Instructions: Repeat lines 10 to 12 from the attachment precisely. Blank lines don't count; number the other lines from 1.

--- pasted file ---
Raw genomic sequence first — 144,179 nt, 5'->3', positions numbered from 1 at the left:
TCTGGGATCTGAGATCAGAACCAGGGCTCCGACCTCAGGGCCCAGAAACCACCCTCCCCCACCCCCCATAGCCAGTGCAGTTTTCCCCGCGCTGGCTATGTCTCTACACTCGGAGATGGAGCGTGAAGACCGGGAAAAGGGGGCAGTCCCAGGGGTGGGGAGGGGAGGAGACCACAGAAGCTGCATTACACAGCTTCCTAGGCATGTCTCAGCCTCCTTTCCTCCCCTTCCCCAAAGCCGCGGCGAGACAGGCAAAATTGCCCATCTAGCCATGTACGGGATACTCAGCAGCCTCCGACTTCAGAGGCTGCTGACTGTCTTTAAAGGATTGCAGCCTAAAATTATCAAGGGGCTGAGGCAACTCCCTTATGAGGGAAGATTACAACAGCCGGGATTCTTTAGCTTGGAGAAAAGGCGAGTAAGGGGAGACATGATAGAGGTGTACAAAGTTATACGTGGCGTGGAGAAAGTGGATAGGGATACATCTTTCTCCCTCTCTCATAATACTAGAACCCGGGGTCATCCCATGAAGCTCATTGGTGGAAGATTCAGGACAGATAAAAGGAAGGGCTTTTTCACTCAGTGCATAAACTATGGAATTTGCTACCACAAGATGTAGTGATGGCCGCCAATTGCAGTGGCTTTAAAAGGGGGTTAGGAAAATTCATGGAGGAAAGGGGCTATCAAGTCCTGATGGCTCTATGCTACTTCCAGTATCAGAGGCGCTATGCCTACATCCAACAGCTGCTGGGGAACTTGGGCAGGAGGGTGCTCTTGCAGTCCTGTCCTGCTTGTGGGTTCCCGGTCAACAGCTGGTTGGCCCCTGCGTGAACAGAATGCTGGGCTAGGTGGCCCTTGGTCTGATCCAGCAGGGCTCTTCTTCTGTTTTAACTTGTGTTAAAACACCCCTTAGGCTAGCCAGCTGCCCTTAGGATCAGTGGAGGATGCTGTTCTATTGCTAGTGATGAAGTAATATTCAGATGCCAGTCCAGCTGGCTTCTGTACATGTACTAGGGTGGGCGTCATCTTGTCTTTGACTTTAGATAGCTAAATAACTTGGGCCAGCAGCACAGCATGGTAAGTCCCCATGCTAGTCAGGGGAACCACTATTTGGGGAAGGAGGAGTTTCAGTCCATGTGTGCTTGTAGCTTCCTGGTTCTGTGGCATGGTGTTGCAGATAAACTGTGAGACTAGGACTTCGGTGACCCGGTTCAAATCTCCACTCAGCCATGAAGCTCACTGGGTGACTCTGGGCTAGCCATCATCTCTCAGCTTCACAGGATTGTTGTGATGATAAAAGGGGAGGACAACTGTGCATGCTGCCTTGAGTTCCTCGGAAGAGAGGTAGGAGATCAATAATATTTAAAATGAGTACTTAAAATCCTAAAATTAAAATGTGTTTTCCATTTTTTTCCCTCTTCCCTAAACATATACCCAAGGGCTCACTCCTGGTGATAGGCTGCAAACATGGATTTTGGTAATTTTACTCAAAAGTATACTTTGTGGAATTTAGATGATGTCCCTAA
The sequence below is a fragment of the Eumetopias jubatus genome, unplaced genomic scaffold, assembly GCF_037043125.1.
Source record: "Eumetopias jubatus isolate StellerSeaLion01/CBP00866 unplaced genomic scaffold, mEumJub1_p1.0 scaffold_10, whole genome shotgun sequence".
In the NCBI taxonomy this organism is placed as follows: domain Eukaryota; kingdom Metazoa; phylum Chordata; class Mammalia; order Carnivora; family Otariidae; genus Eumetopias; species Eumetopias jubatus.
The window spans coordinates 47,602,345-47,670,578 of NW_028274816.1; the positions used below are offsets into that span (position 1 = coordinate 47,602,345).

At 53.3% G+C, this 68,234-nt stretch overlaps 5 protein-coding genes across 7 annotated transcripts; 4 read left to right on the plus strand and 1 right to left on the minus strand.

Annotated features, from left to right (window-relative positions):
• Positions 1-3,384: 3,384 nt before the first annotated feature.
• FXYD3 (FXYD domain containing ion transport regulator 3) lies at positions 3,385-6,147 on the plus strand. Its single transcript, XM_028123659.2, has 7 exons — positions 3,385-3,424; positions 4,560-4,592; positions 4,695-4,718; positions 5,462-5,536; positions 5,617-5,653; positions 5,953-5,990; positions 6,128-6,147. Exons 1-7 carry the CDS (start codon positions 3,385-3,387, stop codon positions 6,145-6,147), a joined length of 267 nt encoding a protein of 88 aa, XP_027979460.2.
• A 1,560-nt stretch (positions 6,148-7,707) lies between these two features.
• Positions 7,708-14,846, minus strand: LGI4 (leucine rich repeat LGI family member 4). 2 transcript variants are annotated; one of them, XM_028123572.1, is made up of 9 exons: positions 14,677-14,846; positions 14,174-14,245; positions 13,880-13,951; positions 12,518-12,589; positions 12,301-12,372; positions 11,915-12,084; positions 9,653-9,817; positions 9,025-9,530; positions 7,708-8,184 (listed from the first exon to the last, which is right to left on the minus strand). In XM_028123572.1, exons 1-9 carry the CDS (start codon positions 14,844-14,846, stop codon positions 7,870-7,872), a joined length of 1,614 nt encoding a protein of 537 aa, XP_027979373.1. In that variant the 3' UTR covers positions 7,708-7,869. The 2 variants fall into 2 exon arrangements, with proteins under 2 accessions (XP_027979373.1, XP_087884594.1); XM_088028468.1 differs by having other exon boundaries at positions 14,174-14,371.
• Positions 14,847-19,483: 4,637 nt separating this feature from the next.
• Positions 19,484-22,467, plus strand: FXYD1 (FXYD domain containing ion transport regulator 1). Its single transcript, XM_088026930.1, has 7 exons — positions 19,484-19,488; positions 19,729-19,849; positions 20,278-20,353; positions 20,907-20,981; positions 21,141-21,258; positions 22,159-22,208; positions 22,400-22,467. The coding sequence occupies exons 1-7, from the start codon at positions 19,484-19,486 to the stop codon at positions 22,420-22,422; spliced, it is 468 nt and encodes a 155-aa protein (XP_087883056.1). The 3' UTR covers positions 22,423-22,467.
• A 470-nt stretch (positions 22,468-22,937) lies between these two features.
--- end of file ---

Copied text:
• FXYD3 (FXYD domain containing ion transport regulator 3) lies at positions 3,385-6,147 on the plus strand. Its single transcript, XM_028123659.2, has 7 exons — positions 3,385-3,424; positions 4,560-4,592; positions 4,695-4,718; positions 5,462-5,536; positions 5,617-5,653; positions 5,953-5,990; positions 6,128-6,147. Exons 1-7 carry the CDS (start codon positions 3,385-3,387, stop codon positions 6,145-6,147), a joined length of 267 nt encoding a protein of 88 aa, XP_027979460.2.
• A 1,560-nt stretch (positions 6,148-7,707) lies between these two features.
• Positions 7,708-14,846, minus strand: LGI4 (leucine rich repeat LGI family member 4). 2 transcript variants are annotated; one of them, XM_028123572.1, is made up of 9 exons: positions 14,677-14,846; positions 14,174-14,245; positions 13,880-13,951; positions 12,518-12,589; positions 12,301-12,372; positions 11,915-12,084; positions 9,653-9,817; positions 9,025-9,530; positions 7,708-8,184 (listed from the first exon to the last, which is right to left on the minus strand). In XM_028123572.1, exons 1-9 carry the CDS (start codon positions 14,844-14,846, stop codon positions 7,870-7,872), a joined length of 1,614 nt encoding a protein of 537 aa, XP_027979373.1. In that variant the 3' UTR covers positions 7,708-7,869. The 2 variants fall into 2 exon arrangements, with proteins under 2 accessions (XP_027979373.1, XP_087884594.1); XM_088028468.1 differs by having other exon boundaries at positions 14,174-14,371.